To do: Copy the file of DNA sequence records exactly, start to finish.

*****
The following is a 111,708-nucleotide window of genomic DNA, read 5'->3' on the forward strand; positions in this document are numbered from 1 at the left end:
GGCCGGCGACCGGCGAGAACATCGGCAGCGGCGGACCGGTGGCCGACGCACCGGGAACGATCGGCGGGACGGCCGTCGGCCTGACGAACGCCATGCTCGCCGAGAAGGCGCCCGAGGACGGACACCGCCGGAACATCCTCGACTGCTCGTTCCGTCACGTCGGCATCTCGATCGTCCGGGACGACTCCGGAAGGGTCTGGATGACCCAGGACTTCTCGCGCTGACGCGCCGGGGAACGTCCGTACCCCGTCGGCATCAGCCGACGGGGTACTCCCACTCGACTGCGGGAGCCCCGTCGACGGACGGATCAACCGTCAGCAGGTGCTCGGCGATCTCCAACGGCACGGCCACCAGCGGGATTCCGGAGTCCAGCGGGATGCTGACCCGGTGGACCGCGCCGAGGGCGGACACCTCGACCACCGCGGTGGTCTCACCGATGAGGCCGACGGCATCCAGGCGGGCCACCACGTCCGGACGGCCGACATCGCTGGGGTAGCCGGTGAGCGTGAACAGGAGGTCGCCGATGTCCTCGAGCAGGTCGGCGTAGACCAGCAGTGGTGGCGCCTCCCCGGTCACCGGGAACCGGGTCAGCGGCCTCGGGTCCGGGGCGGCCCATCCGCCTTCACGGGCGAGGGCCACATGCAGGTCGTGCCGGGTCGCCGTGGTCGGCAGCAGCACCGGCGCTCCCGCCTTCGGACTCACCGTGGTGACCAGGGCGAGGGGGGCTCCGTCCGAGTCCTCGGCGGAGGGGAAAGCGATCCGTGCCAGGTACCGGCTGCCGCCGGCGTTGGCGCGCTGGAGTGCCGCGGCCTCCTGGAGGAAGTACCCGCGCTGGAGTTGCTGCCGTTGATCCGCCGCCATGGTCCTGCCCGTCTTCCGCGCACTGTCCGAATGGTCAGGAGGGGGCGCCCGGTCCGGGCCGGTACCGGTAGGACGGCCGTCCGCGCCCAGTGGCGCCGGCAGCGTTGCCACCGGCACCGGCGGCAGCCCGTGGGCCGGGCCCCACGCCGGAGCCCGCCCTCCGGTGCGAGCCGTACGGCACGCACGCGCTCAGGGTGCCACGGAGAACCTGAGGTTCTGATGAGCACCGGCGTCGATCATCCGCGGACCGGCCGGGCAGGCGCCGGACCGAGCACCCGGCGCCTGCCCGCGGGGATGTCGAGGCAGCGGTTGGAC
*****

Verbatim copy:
The following is a 111,708-nucleotide window of genomic DNA, read 5'->3' on the forward strand; positions in this document are numbered from 1 at the left end:
GGCCGGCGACCGGCGAGAACATCGGCAGCGGCGGACCGGTGGCCGACGCACCGGGAACGATCGGCGGGACGGCCGTCGGCCTGACGAACGCCATGCTCGCCGAGAAGGCGCCCGAGGACGGACACCGCCGGAACATCCTCGACTGCTCGTTCCGTCACGTCGGCATCTCGATCGTCCGGGACGACTCCGGAAGGGTCTGGATGACCCAGGACTTCTCGCGCTGACGCGCCGGGGAACGTCCGTACCCCGTCGGCATCAGCCGACGGGGTACTCCCACTCGACTGCGGGAGCCCCGTCGACGGACGGATCAACCGTCAGCAGGTGCTCGGCGATCTCCAACGGCACGGCCACCAGCGGGATTCCGGAGTCCAGCGGGATGCTGACCCGGTGGACCGCGCCGAGGGCGGACACCTCGACCACCGCGGTGGTCTCACCGATGAGGCCGACGGCATCCAGGCGGGCCACCACGTCCGGACGGCCGACATCGCTGGGGTAGCCGGTGAGCGTGAACAGGAGGTCGCCGATGTCCTCGAGCAGGTCGGCGTAGACCAGCAGTGGTGGCGCCTCCCCGGTCACCGGGAACCGGGTCAGCGGCCTCGGGTCCGGGGCGGCCCATCCGCCTTCACGGGCGAGGGCCACATGCAGGTCGTGCCGGGTCGCCGTGGTCGGCAGCAGCACCGGCGCTCCCGCCTTCGGACTCACCGTGGTGACCAGGGCGAGGGGGGCTCCGTCCGAGTCCTCGGCGGAGGGGAAAGCGATCCGTGCCAGGTACCGGCTGCCGCCGGCGTTGGCGCGCTGGAGTGCCGCGGCCTCCTGGAGGAAGTACCCGCGCTGGAGTTGCTGCCGTTGATCCGCCGCCATGGTCCTGCCCGTCTTCCGCGCACTGTCCGAATGGTCAGGAGGGGGCGCCCGGTCCGGGCCGGTACCGGTAGGACGGCCGTCCGCGCCCAGTGGCGCCGGCAGCGTTGCCACCGGCACCGGCGGCAGCCCGTGGGCCGGGCCCCACGCCGGAGCCCGCCCTCCGGTGCGAGCCGTACGGCACGCACGCGCTCAGGGTGCCACGGAGAACCTGAGGTTCTGATGAGCACCGGCGTCGATCATCCGCGGACCGGCCGGGCAGGCGCCGGACCGAGCACCCGGCGCCTGCCCGCGGGGATGTCGAGGCAGCGGTTGGAC